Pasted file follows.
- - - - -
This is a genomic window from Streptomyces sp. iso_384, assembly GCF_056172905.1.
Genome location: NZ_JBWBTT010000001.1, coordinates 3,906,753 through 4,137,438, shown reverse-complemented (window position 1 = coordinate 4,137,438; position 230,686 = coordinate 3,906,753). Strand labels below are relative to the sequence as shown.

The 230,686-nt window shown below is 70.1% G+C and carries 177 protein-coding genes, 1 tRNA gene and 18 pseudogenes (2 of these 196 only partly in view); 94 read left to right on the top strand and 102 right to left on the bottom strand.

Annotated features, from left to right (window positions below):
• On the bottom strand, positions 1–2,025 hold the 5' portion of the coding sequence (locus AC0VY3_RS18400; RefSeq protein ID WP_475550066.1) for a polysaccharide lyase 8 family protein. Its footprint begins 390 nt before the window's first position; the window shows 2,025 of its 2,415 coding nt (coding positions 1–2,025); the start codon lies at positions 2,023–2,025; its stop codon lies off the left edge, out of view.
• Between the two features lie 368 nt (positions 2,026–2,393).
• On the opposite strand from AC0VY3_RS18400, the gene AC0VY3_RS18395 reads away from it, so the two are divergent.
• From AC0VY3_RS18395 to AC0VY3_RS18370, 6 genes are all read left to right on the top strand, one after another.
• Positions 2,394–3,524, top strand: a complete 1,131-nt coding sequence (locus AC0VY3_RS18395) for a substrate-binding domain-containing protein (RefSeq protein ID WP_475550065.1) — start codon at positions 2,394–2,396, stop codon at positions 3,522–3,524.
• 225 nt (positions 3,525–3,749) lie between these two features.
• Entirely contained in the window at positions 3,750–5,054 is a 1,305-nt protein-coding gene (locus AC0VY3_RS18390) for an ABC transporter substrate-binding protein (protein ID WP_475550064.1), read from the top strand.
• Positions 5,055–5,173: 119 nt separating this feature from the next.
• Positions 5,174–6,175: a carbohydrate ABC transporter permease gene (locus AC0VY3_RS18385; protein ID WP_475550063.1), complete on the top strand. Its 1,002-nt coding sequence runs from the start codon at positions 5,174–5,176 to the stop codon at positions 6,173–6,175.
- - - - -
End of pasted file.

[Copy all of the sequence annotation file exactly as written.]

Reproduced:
This is a genomic window from Streptomyces sp. iso_384, assembly GCF_056172905.1.
Genome location: NZ_JBWBTT010000001.1, coordinates 3,906,753 through 4,137,438, shown reverse-complemented (window position 1 = coordinate 4,137,438; position 230,686 = coordinate 3,906,753). Strand labels below are relative to the sequence as shown.

The 230,686-nt window shown below is 70.1% G+C and carries 177 protein-coding genes, 1 tRNA gene and 18 pseudogenes (2 of these 196 only partly in view); 94 read left to right on the top strand and 102 right to left on the bottom strand.

Annotated features, from left to right (window positions below):
• On the bottom strand, positions 1–2,025 hold the 5' portion of the coding sequence (locus AC0VY3_RS18400; RefSeq protein ID WP_475550066.1) for a polysaccharide lyase 8 family protein. Its footprint begins 390 nt before the window's first position; the window shows 2,025 of its 2,415 coding nt (coding positions 1–2,025); the start codon lies at positions 2,023–2,025; its stop codon lies off the left edge, out of view.
• Between the two features lie 368 nt (positions 2,026–2,393).
• On the opposite strand from AC0VY3_RS18400, the gene AC0VY3_RS18395 reads away from it, so the two are divergent.
• From AC0VY3_RS18395 to AC0VY3_RS18370, 6 genes are all read left to right on the top strand, one after another.
• Positions 2,394–3,524, top strand: a complete 1,131-nt coding sequence (locus AC0VY3_RS18395) for a substrate-binding domain-containing protein (RefSeq protein ID WP_475550065.1) — start codon at positions 2,394–2,396, stop codon at positions 3,522–3,524.
• 225 nt (positions 3,525–3,749) lie between these two features.
• Entirely contained in the window at positions 3,750–5,054 is a 1,305-nt protein-coding gene (locus AC0VY3_RS18390) for an ABC transporter substrate-binding protein (protein ID WP_475550064.1), read from the top strand.
• Positions 5,055–5,173: 119 nt separating this feature from the next.
• Positions 5,174–6,175: a carbohydrate ABC transporter permease gene (locus AC0VY3_RS18385; protein ID WP_475550063.1), complete on the top strand. Its 1,002-nt coding sequence runs from the start codon at positions 5,174–5,176 to the stop codon at positions 6,173–6,175.